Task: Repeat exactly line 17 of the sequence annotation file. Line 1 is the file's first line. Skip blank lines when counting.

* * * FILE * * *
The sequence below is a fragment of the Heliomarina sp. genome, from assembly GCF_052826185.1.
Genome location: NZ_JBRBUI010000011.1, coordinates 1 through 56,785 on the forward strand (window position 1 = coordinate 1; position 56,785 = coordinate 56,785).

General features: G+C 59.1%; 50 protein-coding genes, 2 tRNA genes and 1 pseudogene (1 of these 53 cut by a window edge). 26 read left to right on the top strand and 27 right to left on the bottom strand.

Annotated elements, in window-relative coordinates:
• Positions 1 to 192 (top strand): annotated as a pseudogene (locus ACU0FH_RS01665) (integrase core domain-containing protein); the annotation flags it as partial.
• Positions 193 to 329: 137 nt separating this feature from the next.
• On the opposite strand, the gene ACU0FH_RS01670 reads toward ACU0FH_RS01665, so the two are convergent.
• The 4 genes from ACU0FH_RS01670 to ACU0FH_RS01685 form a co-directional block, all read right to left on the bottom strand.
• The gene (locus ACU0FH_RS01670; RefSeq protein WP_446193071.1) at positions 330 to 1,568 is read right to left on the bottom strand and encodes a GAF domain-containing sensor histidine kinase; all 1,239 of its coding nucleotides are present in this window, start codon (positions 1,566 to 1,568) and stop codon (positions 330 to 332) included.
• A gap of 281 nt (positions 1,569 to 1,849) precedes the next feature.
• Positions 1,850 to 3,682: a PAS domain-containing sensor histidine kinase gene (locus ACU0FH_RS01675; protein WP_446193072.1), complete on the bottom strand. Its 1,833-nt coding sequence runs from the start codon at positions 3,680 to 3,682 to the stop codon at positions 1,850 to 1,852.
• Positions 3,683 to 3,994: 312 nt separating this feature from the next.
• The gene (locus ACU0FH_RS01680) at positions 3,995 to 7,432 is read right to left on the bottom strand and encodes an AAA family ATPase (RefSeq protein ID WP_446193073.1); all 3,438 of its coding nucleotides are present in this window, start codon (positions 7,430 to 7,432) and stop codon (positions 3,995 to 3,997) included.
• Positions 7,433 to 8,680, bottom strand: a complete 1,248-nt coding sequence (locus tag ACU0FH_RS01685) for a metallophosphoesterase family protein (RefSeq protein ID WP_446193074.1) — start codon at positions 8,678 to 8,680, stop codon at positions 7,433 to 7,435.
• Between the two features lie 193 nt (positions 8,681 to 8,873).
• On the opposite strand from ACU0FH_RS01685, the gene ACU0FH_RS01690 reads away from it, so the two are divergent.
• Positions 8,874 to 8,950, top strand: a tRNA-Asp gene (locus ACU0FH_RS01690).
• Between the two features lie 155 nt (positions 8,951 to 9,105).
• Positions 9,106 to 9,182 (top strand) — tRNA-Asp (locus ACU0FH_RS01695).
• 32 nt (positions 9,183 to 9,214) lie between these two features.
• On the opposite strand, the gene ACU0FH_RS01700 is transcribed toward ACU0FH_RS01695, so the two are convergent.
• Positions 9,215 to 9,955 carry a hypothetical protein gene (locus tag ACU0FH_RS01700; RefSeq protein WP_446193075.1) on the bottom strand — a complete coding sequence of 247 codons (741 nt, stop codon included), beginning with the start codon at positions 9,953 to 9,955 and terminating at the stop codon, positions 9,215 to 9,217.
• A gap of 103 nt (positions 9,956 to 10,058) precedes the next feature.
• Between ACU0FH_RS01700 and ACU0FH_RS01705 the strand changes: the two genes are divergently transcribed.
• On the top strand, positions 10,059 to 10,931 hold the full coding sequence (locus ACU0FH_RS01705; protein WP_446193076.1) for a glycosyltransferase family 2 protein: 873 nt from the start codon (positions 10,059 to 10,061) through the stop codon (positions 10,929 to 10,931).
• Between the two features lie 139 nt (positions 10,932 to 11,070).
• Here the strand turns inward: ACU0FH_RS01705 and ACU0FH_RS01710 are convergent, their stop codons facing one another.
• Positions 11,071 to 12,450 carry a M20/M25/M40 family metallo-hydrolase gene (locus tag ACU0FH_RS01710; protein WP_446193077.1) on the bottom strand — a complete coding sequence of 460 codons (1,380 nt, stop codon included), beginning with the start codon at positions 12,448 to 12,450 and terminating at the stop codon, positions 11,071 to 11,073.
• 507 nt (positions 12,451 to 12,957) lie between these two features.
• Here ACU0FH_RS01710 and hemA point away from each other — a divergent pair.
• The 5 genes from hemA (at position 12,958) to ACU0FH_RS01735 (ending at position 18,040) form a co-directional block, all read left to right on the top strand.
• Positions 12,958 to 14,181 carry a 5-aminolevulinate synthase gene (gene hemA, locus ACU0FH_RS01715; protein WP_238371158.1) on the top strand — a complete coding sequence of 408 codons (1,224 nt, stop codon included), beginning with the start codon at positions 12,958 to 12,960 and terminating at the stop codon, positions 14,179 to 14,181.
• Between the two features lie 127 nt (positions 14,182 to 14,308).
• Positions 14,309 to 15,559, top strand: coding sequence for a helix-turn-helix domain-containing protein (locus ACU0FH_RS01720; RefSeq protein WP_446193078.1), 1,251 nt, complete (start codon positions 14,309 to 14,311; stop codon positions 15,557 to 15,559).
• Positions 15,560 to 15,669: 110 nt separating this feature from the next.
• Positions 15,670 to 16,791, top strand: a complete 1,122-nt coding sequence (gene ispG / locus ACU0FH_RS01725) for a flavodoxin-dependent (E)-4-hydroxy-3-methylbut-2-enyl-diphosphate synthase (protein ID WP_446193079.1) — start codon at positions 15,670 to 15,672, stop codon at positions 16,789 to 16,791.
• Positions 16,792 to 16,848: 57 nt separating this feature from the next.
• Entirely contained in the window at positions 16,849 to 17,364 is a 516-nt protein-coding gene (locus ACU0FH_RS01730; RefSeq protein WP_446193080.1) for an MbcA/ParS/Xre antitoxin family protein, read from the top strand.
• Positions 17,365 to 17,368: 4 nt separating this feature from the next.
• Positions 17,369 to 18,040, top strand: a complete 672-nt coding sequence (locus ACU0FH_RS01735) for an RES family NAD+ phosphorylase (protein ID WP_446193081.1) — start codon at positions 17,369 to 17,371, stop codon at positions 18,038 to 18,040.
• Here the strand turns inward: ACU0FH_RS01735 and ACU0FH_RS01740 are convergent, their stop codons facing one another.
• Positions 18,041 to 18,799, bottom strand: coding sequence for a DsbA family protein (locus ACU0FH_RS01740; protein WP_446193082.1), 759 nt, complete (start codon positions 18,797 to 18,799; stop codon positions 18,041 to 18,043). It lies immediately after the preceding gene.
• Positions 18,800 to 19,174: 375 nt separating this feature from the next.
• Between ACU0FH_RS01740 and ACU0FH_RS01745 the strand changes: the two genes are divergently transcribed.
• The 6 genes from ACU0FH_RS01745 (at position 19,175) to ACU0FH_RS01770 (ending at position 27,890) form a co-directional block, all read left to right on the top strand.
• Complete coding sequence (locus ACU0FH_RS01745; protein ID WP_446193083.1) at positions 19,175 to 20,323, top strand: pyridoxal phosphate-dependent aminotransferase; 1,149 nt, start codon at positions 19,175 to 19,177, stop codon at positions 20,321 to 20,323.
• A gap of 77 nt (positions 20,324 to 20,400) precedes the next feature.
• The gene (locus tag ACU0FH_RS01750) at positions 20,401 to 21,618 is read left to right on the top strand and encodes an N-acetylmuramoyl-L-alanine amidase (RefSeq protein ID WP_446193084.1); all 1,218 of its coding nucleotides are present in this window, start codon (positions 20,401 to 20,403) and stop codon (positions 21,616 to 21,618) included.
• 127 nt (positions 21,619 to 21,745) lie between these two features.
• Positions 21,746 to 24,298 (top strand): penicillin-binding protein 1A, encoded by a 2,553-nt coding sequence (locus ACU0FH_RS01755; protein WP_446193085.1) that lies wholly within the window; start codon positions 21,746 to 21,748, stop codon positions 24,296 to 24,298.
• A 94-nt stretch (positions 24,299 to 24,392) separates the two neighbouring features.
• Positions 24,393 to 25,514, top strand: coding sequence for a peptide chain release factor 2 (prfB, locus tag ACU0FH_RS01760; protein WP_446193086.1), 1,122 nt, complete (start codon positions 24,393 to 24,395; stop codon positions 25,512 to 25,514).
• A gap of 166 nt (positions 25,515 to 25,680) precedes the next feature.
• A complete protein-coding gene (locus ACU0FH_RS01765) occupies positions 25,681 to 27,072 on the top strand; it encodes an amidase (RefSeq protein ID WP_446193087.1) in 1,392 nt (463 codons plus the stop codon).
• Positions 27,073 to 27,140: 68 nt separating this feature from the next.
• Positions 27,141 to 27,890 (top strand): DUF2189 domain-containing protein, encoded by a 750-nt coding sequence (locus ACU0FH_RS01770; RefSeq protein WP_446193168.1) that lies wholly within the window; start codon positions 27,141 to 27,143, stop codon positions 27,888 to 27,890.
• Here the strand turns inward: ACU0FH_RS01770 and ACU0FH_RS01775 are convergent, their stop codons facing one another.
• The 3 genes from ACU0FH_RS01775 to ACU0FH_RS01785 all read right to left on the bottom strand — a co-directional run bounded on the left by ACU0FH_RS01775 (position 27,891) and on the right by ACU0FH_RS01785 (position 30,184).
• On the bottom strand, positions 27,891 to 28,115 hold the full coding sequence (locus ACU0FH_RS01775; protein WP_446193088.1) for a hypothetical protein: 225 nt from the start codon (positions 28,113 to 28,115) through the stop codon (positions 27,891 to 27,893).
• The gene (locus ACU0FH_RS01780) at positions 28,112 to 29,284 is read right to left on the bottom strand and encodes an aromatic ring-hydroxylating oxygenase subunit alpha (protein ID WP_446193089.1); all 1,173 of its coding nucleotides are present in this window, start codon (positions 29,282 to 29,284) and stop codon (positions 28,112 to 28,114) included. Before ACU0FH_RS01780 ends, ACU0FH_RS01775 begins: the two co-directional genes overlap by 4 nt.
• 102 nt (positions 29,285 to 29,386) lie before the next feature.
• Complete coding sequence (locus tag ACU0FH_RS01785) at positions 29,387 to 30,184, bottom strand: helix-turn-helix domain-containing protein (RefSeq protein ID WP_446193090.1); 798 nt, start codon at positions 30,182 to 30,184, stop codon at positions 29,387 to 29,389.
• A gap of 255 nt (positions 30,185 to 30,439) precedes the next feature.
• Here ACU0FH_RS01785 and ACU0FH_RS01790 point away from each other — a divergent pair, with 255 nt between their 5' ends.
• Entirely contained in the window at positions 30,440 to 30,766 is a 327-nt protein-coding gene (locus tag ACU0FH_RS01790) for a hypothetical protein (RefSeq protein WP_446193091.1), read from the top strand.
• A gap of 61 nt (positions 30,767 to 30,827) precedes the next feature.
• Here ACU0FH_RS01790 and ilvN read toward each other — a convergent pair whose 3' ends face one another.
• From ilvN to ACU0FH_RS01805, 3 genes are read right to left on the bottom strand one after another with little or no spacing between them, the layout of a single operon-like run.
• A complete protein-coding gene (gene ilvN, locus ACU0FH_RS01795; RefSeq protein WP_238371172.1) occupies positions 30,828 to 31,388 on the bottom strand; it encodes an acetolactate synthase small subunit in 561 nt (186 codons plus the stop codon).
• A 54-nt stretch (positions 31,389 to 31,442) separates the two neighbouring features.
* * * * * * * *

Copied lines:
• Positions 8,874 to 8,950, top strand: a tRNA-Asp gene (locus ACU0FH_RS01690).